The next couple of chapters recall the different story that unfolded when virgin territory was annexed by people equipped with modern technology. The number of colonists in the first states of America increased at a time when the fertility and productivity of the farms of New England, won by forest learance, declined and the tobacco-driven slave economies of the southern states demanded ever more fresh land. Farmers moved west into the lush prairie grasslands where the light soils, held in place by the grass, dried out, denatured and blew away after some years of ploughing.
By the 1930s, great dust storms denuded some farms and buried others under dune-like mounds. On May 9, 1934, a third of a billion tons of topsoil from Montana and Wyoming was carried eastwards at 100mph, shedding dust over the eastern states. The resulting starvation and mass migration to California are well known from American novels and plays of that period. Yet the causes and consequences were not unanticipated. Montgomery records how many agriculturalists and scientists in the US could see disaster looming, yet at the time it affected too few people directly for authority to bother to do much to prevent it.
If dirt is not washed or blown away, then gradually its nutrients are exhausted. The only recourse is to add fertilisers - either our own dung, as did the peasant farmers of China, or animal dung, especially the nitrogen-rich bird deposits of guano built up over millennia. When this was exhausted, we developed artificial fertilisers that take a lot of energy to produce.
Chapter eight, "Dirty business", highlights some consequences of artificial fertilisation, including some criminally irresponsible practices. In the 1990s a resident of Quincy, Washington State, discovered that heavy-metal toxic waste was mixed with fertiliser and sold very cheaply to farmers who poisoned their soil for who knows how long. This case was the tip of an iceberg in the US, and it was probably repeated elsewhere.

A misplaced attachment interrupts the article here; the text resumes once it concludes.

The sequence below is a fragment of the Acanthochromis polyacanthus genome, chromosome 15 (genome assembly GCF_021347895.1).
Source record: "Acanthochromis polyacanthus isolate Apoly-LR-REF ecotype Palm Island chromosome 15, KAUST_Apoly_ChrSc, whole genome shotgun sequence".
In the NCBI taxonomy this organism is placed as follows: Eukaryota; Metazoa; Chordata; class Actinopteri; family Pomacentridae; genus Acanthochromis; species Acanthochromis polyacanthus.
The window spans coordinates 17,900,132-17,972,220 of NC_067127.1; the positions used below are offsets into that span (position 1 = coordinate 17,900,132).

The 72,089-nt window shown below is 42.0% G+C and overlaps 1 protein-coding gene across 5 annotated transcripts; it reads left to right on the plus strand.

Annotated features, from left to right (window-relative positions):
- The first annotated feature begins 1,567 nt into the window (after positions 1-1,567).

Closed island systems can graphically illustrate ecological cause and consequence, and "Islands in time" describes the over-exploitation of soil by several island cultures. Sadly, they are exemplars of what could happen on a global scale - after all, what is Earth but a closed system?
In the final chapter "Lifespan of civilisations", Montgomery pulls together some of the common threads from the previous chapters and suggests how we may slow erosion by using alternative methods of agriculture. Currently soil is lost from agricultural land 40 times faster than by natural erosion. One hardly needs to be a specialist to grasp that current practices are unsustainable and that using any land to grow biofuels is almost as irresponsible as continuing to burn the fossil fuels they replace.
Anyone interested in environmental issues should read this book. It is not too technical, and it succeeds in reinforcing the sense of urgency for major changes if we are to achieve a sustainable human presence on Earth. The way in which Montgomery draws together ideas from agriculture, geology and social history might be criticised by some specialists, but the great strength of the book is that it entertains and stimulates thought in non-specialists.
Graham W. Elmes is a CEH research fellow based at NERC's CEH Wallingford laboratories.
Dirt: The Erosion of Civilisations
Author - David R. Montgomery
Publisher - University of California Press
Pages - 295
Price - £14.95
ISBN - 9780520248700